US 1965520 A
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July 3, l934- G. BODEN I 1,965,520
PANEL FASTENER Filed March 20, 1933 Patented July 3, 1934! PATENT Yori-ica i 1,965,520 PANEL FAs'rENEn George Boden, Waterbury, Conn., asslgnor to Scovill Manufacturing Company, Waterbury, Conn., a corporation of Connecticut Application March zo, 1933, serial No. 631,323
' 1o claims.- (ol: 24-213) This invention relates to separable fasteners, and particularly to a stud element and.the means whereby it may be assembled with a support to produce an arrangement of parts suitable for use in attaching upholstery panels and the like to the doors and other parts of automobile bodies.
Upholstery panels for automobile bodies, particularly such panels as are used upon the doors, are, according to the present practice, attached to the doors by a plurality of separable fasteners including stud elements arranged around and adjacent to the edges of the panels on their inner or concealed faces, and these-stud elements are made to engage with holes provided in the metal anges of the doors, which holes actxas thecomplemental socket elements for the stud elements. The arrangement of the stud elements upon the panels is such that they will register substantially axially with the holes in the door anges.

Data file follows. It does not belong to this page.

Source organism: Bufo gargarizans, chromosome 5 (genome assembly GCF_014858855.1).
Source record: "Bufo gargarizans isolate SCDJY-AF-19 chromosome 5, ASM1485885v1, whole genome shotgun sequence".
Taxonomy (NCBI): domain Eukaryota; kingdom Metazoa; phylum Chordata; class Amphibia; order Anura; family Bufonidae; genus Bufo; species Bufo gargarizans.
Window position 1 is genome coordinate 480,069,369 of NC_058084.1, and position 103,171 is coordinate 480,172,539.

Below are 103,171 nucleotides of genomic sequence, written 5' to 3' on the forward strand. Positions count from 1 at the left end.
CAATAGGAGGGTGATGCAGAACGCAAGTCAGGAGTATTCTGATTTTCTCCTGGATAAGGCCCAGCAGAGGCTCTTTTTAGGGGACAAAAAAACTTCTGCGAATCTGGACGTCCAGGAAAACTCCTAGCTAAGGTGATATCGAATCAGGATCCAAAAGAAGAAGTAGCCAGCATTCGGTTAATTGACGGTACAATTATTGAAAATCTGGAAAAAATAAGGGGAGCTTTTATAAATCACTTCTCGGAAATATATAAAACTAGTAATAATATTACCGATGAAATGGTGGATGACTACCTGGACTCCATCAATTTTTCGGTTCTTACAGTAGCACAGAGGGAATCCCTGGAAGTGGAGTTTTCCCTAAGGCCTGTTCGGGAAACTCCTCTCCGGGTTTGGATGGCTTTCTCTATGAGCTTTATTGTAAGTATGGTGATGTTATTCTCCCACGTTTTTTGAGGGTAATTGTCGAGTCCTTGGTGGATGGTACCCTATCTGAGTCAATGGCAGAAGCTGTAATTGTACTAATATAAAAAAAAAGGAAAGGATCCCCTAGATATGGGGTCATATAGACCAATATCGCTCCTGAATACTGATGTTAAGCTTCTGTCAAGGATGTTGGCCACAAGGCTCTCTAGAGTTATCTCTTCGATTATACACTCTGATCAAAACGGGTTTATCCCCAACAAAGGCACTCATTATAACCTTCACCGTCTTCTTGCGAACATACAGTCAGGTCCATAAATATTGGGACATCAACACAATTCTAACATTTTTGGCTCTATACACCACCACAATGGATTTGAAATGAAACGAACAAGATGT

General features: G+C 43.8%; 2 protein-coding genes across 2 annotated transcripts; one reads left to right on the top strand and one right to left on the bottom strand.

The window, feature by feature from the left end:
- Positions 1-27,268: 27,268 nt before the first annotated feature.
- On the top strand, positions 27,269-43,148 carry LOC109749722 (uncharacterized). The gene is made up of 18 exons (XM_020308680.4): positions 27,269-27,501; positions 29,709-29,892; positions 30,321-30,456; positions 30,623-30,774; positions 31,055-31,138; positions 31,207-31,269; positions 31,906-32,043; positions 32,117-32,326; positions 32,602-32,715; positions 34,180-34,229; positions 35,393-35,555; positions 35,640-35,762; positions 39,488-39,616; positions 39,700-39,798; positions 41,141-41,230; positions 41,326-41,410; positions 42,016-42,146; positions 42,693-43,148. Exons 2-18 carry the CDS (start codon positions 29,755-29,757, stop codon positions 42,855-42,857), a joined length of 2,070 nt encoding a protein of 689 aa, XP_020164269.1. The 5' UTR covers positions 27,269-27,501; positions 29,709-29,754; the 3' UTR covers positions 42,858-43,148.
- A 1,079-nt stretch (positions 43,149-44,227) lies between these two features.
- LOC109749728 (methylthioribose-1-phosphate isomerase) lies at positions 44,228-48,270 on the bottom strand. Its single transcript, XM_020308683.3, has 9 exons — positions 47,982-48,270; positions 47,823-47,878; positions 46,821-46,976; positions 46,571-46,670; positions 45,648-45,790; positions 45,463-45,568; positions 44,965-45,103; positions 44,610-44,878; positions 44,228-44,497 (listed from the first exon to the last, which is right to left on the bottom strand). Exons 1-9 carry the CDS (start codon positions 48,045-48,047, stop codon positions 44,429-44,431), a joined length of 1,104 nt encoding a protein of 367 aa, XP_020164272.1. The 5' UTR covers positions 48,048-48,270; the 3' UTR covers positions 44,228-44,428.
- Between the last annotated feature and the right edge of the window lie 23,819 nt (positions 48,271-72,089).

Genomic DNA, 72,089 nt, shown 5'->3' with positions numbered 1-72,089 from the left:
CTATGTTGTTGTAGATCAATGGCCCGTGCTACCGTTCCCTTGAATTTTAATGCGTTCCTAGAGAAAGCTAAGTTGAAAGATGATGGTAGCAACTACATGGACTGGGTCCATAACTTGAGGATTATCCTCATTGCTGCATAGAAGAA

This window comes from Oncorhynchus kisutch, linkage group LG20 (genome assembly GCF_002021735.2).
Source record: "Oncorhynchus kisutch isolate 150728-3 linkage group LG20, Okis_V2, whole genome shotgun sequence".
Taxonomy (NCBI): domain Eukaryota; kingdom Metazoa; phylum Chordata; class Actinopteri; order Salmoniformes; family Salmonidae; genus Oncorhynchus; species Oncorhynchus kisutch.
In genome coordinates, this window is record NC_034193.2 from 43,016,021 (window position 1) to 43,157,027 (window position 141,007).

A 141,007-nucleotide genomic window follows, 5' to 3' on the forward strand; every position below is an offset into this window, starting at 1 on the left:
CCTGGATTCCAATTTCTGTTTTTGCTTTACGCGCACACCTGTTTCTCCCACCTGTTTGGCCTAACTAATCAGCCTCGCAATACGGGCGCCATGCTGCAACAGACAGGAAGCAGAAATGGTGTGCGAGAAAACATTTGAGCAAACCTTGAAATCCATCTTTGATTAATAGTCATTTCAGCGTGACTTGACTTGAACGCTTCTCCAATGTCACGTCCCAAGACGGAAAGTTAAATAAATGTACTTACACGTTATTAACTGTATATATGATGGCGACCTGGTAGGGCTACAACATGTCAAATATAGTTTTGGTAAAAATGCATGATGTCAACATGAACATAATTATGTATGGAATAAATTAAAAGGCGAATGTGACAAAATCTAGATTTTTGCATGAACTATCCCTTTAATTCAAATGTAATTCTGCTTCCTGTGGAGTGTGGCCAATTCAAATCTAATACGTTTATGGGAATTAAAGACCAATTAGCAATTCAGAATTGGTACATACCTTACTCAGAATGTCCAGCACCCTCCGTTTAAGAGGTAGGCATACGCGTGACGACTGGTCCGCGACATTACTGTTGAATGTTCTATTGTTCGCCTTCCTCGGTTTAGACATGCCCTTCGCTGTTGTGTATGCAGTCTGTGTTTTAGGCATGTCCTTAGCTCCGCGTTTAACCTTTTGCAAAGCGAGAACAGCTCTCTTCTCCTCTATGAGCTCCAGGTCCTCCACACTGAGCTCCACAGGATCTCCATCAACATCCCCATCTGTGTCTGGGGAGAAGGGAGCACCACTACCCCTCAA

Thus an upholstered panel, with the stud elements applied thereto, may be positioned against the flanges of a door and the stud'elements driven home in their complemental holes in the door flanges by striking the panel in line with each g5 stud element with the at of the hand or with 'an appropriate tool. It sometimes happens that the arrangement of the stud elements and the holes in the door flanges is such that they do not fall in exact axial alignment, and the present practice by which this misalignment is over- 40 to have the stud elements applied to and forming a part of the panels because of the fact that the stud elements will mar the upholstery fabric of the panels which bear against them. It has therefore become the practice to have the as- 5 sembly of the stud elements with 'the panels of such form that the stud elements may be applied to the panels just prior to their application to the body parts.
Various types of panel fasteners have been designed to meet the conditions referred to, and
,these types of fasteners are now well known. y The object of the present invention is to provide a panel fastener which will satisfy all the conditions mentioned, which may be relatively cheap and simple to manufacture, is easy to install, :nd will not become unserviceable after repeated ,application and removal.